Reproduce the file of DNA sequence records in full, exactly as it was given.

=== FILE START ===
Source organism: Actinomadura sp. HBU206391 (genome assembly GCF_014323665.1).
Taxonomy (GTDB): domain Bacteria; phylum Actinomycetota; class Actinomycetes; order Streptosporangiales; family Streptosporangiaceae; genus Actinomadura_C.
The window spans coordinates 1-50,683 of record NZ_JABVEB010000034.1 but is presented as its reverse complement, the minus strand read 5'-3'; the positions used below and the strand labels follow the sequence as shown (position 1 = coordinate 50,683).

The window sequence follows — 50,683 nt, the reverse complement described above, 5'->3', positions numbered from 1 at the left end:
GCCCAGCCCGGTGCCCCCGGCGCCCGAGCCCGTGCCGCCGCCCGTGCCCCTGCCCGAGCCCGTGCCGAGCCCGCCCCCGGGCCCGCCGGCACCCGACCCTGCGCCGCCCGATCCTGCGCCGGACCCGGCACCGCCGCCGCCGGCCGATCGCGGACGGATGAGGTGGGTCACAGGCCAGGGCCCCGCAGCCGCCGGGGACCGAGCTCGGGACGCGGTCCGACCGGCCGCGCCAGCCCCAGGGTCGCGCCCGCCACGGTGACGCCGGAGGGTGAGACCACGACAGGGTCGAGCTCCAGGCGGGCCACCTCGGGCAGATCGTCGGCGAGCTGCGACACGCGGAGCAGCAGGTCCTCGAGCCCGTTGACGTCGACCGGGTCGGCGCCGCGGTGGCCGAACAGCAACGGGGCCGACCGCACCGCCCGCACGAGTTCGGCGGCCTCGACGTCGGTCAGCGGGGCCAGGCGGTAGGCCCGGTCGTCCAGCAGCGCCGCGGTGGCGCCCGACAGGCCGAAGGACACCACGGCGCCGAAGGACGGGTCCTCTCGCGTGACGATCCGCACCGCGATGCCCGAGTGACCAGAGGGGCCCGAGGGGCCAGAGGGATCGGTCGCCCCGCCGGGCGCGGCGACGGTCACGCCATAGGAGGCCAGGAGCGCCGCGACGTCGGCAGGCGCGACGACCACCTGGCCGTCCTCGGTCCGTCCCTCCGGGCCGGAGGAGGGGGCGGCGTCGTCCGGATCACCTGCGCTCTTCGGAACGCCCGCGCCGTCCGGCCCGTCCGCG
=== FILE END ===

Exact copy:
Source organism: Actinomadura sp. HBU206391 (genome assembly GCF_014323665.1).
Taxonomy (GTDB): domain Bacteria; phylum Actinomycetota; class Actinomycetes; order Streptosporangiales; family Streptosporangiaceae; genus Actinomadura_C.
The window spans coordinates 1-50,683 of record NZ_JABVEB010000034.1 but is presented as its reverse complement, the minus strand read 5'-3'; the positions used below and the strand labels follow the sequence as shown (position 1 = coordinate 50,683).

The window sequence follows — 50,683 nt, the reverse complement described above, 5'->3', positions numbered from 1 at the left end:
GCCCAGCCCGGTGCCCCCGGCGCCCGAGCCCGTGCCGCCGCCCGTGCCCCTGCCCGAGCCCGTGCCGAGCCCGCCCCCGGGCCCGCCGGCACCCGACCCTGCGCCGCCCGATCCTGCGCCGGACCCGGCACCGCCGCCGCCGGCCGATCGCGGACGGATGAGGTGGGTCACAGGCCAGGGCCCCGCAGCCGCCGGGGACCGAGCTCGGGACGCGGTCCGACCGGCCGCGCCAGCCCCAGGGTCGCGCCCGCCACGGTGACGCCGGAGGGTGAGACCACGACAGGGTCGAGCTCCAGGCGGGCCACCTCGGGCAGATCGTCGGCGAGCTGCGACACGCGGAGCAGCAGGTCCTCGAGCCCGTTGACGTCGACCGGGTCGGCGCCGCGGTGGCCGAACAGCAACGGGGCCGACCGCACCGCCCGCACGAGTTCGGCGGCCTCGACGTCGGTCAGCGGGGCCAGGCGGTAGGCCCGGTCGTCCAGCAGCGCCGCGGTGGCGCCCGACAGGCCGAAGGACACCACGGCGCCGAAGGACGGGTCCTCTCGCGTGACGATCCGCACCGCGATGCCCGAGTGACCAGAGGGGCCCGAGGGGCCAGAGGGATCGGTCGCCCCGCCGGGCGCGGCGACGGTCACGCCATAGGAGGCCAGGAGCGCCGCGACGTCGGCAGGCGCGACGACCACCTGGCCGTCCTCGGTCCGTCCCTCCGGGCCGGAGGAGGGGGCGGCGTCGTCCGGATCACCTGCGCTCTTCGGAACGCCCGCGCCGTCCGGCCCGTCCGCG